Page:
HARARE – Zanu PF’s politburo will have its first meeting of 2017 in Harare tomorrow, amid fears that the gathering could become very heated as the party’s tribal, factional and succession wars continue to worsen.
An insider who spoke to the Daily News yesterday said top of the agenda would be the “high level of indiscipline and deep-rooted factional fights” ravaging the party — which had recently seen provincial structures rebelliously reinstating suspended officials without the politburo’s approval.
For example, the party’s Masvingo structure finds itself deep in the throes of factional anarchy following the regional leadership’s recent decision to bring back suspended former provincial leader Ezra Chadzamira to replace Amasa Nenjana who has been the acting chairperson.
Similarly, the party’s Midlands provincial executive stubbornly elected to elevate deputy regional chairperson Daniel Mackenzie-Ncube to replace Jorum Gumbo, who had been seconded to the province by the politburo to replace the suspended Kizito Chivamba.
The province also brought Chivamba back into the fold as Mackenzie-Ncube’s deputy, in a divisive move that has led to confusion and more ructions within the troubled party over procedure.
Zanu PF national political commissar Saviour Kasukuwere — while clearly unwilling to speak to the Daily News about the party’s travails — nevertheless confirmed that the two provinces’ actions were irregular.
But the well-placed source who spoke to the newspaper earlier said the proper procedure, in the case of the Midlands, was that Gumbo — who was seconded to the province to investigate the chaos that followed Chivamba’s suspension on allegations of promoting factionalism and undermining powerful First Lady Grace Mugabe — was supposed to have tabled a report of his findings first to the politburo.
“The province clearly jumped the gun. In as much as it is constitutional for provinces to co-opt their membership into positions, the case of these provinces is different given that the national disciplinary committee suspended Chivamba and Chadzamira, and they were only reinstated as ordinary card-carrying members.
“This means that any attempt to bring them back now is tantamount to making a mockery of the national disciplinary process.
“The case of Chivamba is even more interesting given that it was actually the politburo which tasked Gumbo to look into the matter.
“This means that he (Gumbo) was supposed to give feedback to the politburo first before a decision on who takes over is made. What they have done shows their utter contempt for the politburo and its decisions,” the source said.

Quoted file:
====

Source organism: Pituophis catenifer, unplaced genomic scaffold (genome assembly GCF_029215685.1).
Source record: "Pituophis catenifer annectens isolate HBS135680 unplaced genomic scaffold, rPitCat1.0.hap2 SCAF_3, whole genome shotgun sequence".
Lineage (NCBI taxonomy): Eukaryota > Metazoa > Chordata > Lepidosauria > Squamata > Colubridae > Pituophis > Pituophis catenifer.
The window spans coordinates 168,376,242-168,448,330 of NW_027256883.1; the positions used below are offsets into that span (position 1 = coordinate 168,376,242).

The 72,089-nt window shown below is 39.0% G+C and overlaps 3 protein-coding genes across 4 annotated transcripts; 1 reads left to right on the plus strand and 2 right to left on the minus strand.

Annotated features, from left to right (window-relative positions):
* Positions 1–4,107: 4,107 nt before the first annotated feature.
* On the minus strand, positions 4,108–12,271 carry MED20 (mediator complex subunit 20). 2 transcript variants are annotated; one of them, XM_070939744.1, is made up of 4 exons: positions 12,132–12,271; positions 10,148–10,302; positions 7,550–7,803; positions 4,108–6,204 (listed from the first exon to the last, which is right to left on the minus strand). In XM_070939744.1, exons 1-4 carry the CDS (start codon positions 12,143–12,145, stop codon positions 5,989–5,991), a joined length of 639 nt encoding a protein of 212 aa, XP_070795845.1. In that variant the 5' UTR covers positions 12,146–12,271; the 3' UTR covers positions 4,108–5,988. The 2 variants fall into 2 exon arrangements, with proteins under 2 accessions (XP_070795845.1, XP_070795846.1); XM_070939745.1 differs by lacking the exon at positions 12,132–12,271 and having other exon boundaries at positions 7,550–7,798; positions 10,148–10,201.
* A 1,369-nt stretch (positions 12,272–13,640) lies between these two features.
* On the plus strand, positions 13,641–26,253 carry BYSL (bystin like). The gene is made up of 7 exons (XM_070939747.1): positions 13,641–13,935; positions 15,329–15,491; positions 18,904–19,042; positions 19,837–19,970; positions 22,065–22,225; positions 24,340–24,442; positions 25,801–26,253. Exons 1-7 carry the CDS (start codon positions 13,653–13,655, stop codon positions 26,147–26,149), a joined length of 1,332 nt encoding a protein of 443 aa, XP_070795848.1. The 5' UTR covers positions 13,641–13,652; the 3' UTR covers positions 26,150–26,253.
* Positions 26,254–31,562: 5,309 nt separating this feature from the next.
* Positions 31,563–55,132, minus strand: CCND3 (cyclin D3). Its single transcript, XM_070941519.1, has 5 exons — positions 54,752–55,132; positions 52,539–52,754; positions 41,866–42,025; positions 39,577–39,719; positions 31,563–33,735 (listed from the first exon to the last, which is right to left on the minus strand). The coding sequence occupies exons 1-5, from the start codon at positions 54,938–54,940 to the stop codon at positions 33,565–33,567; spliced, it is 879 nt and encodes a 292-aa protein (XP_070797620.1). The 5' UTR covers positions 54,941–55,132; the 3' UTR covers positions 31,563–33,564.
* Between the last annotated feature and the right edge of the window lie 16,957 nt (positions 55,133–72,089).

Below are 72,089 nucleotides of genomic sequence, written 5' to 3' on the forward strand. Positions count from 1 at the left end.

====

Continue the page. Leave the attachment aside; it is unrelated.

However, Masvingo provincial minister Shuvai Mahofa — who is also a politburo member — insisted that their decision had been above board.
“You have done the right thing to ask me as a politburo member.
“When Chivamba, Chadzamira and (Joel Biggie) Matiza’s cases were discussed in the politburo, they were found innocent of all the charges that were preferred against them and it was recommended that they should go back to their provinces where a decision of whether or not to accept them back would be made.
“So, Masvingo and Midlands made theirs. Anything else is rubbish,” the forthright Mahofa said emphatically.
On the other hand, Cornelius Mupereri, the Midlands provincial spokesperson, said Gumbo had presented a report to the party’s provincial assembly and central committee, which was later presented at the Zanu PF annual conference in Masvingo last year.
Mupereri also said while the province had expected to hear from the politburo afterwards, when they got no communication back, they then went ahead and co-opted members to fill all gaps as provided for in the Zanu PF constitution.
“We did all we were supposed to do according to the party constitution . . . we had vacancies we felt we needed to fill to regularise the provincial structure, and we maintain that it was all in order,” he said.
Some of the other thorny issues which are expected to be brought up for discussion tomorrow include the alleged “indiscipline” of some party members who are allegedly backing Vice President Emmerson Mnangagwa to succeed Mugabe.
Many of the VP’s vocal allies have been openly calling for Mugabe to resign, to make way for the Midlands godfather both at party level and in government.
“Those against ED (Mnangagwa) will certainly bring to Mugabe’s attention to the issue of the infamous coffee mug and the Christmas party that he hosted for rebels, which has seen provincial chairpersons demanding action against the VP,” another senior party official said. -Daily News